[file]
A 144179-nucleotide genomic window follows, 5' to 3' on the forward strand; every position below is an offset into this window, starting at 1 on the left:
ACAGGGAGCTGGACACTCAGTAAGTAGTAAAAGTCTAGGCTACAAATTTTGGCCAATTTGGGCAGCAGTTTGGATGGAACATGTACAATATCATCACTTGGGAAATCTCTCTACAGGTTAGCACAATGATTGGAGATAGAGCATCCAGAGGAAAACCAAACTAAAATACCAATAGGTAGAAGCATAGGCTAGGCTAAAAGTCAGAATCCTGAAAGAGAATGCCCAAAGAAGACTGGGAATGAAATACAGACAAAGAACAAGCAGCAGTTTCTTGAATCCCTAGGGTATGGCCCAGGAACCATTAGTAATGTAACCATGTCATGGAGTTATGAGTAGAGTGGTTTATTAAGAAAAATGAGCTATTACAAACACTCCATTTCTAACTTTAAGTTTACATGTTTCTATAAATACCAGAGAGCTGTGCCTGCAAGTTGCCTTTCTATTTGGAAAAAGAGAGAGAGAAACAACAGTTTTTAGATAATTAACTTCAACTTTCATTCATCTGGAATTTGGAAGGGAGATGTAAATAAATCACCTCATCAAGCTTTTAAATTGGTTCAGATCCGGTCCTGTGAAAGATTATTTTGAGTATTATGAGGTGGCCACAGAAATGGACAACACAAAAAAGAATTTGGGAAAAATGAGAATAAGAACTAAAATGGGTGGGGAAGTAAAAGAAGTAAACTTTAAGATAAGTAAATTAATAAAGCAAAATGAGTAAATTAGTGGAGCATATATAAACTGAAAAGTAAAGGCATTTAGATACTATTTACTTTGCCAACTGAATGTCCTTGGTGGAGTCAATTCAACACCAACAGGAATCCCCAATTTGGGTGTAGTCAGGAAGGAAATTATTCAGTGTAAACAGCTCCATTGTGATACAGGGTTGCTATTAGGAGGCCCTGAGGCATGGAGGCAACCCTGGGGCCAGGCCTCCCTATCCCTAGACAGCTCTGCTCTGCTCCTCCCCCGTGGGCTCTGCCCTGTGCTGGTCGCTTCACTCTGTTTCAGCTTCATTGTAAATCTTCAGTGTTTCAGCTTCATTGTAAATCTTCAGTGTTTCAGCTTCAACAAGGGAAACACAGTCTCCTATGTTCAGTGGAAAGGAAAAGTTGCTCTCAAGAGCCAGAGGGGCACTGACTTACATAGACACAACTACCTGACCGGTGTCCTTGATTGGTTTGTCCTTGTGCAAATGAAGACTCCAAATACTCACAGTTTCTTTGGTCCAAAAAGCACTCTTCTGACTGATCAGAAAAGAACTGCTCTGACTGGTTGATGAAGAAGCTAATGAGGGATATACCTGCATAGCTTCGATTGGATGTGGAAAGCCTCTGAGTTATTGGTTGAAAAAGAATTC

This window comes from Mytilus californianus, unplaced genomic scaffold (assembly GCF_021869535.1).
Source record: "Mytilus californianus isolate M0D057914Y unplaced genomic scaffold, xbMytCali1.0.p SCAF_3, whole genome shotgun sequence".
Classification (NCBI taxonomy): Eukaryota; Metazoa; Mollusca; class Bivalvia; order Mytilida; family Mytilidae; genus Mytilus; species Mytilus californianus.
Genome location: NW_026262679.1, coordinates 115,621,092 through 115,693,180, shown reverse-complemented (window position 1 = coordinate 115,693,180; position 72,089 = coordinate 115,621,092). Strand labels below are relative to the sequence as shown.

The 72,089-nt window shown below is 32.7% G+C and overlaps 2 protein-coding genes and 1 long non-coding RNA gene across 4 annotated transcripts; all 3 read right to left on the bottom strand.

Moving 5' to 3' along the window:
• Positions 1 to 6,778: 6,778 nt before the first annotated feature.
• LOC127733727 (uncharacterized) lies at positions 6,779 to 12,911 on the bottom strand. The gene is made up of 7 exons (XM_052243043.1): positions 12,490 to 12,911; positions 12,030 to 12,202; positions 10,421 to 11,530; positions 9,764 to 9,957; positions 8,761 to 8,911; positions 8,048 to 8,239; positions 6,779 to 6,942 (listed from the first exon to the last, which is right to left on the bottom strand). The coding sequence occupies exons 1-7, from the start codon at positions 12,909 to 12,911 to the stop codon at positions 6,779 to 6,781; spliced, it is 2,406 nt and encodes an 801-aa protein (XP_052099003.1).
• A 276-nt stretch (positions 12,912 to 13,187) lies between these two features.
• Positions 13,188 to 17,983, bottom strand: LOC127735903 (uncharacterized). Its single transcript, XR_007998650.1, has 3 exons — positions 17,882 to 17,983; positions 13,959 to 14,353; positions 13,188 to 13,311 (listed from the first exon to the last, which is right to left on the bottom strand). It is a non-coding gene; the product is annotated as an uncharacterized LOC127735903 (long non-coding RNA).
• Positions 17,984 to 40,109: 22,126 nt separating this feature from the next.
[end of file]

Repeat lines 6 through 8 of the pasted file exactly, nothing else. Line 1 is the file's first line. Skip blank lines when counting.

Genome location: NW_026262679.1, coordinates 115,621,092 through 115,693,180, shown reverse-complemented (window position 1 = coordinate 115,693,180; position 72,089 = coordinate 115,621,092). Strand labels below are relative to the sequence as shown.

The 72,089-nt window shown below is 32.7% G+C and overlaps 2 protein-coding genes and 1 long non-coding RNA gene across 4 annotated transcripts; all 3 read right to left on the bottom strand.

Moving 5' to 3' along the window: